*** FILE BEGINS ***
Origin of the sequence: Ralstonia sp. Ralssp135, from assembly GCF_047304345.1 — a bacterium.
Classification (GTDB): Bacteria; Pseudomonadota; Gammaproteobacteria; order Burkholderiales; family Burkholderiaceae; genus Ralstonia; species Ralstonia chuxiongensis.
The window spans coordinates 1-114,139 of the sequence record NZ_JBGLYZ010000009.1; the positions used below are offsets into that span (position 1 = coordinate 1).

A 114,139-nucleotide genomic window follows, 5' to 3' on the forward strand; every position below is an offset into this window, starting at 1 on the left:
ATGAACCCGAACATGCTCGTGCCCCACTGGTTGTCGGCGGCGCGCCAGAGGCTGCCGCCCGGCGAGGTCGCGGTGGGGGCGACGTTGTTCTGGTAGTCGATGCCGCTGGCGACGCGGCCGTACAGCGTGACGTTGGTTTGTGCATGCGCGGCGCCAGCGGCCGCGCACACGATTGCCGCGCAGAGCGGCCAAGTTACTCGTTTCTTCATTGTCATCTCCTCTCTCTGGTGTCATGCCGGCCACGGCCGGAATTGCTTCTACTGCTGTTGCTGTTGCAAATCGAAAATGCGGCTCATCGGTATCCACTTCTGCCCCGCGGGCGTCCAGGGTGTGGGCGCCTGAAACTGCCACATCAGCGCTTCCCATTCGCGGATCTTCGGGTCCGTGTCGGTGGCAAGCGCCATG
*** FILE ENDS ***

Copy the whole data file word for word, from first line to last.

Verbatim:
Origin of the sequence: Ralstonia sp. Ralssp135, from assembly GCF_047304345.1 — a bacterium.
Classification (GTDB): Bacteria; Pseudomonadota; Gammaproteobacteria; order Burkholderiales; family Burkholderiaceae; genus Ralstonia; species Ralstonia chuxiongensis.
The window spans coordinates 1-114,139 of the sequence record NZ_JBGLYZ010000009.1; the positions used below are offsets into that span (position 1 = coordinate 1).

A 114,139-nucleotide genomic window follows, 5' to 3' on the forward strand; every position below is an offset into this window, starting at 1 on the left:
ATGAACCCGAACATGCTCGTGCCCCACTGGTTGTCGGCGGCGCGCCAGAGGCTGCCGCCCGGCGAGGTCGCGGTGGGGGCGACGTTGTTCTGGTAGTCGATGCCGCTGGCGACGCGGCCGTACAGCGTGACGTTGGTTTGTGCATGCGCGGCGCCAGCGGCCGCGCACACGATTGCCGCGCAGAGCGGCCAAGTTACTCGTTTCTTCATTGTCATCTCCTCTCTCTGGTGTCATGCCGGCCACGGCCGGAATTGCTTCTACTGCTGTTGCTGTTGCAAATCGAAAATGCGGCTCATCGGTATCCACTTCTGCCCCGCGGGCGTCCAGGGTGTGGGCGCCTGAAACTGCCACATCAGCGCTTCCCATTCGCGGATCTTCGGGTCCGTGTCGGTGGCAAGCGCCATG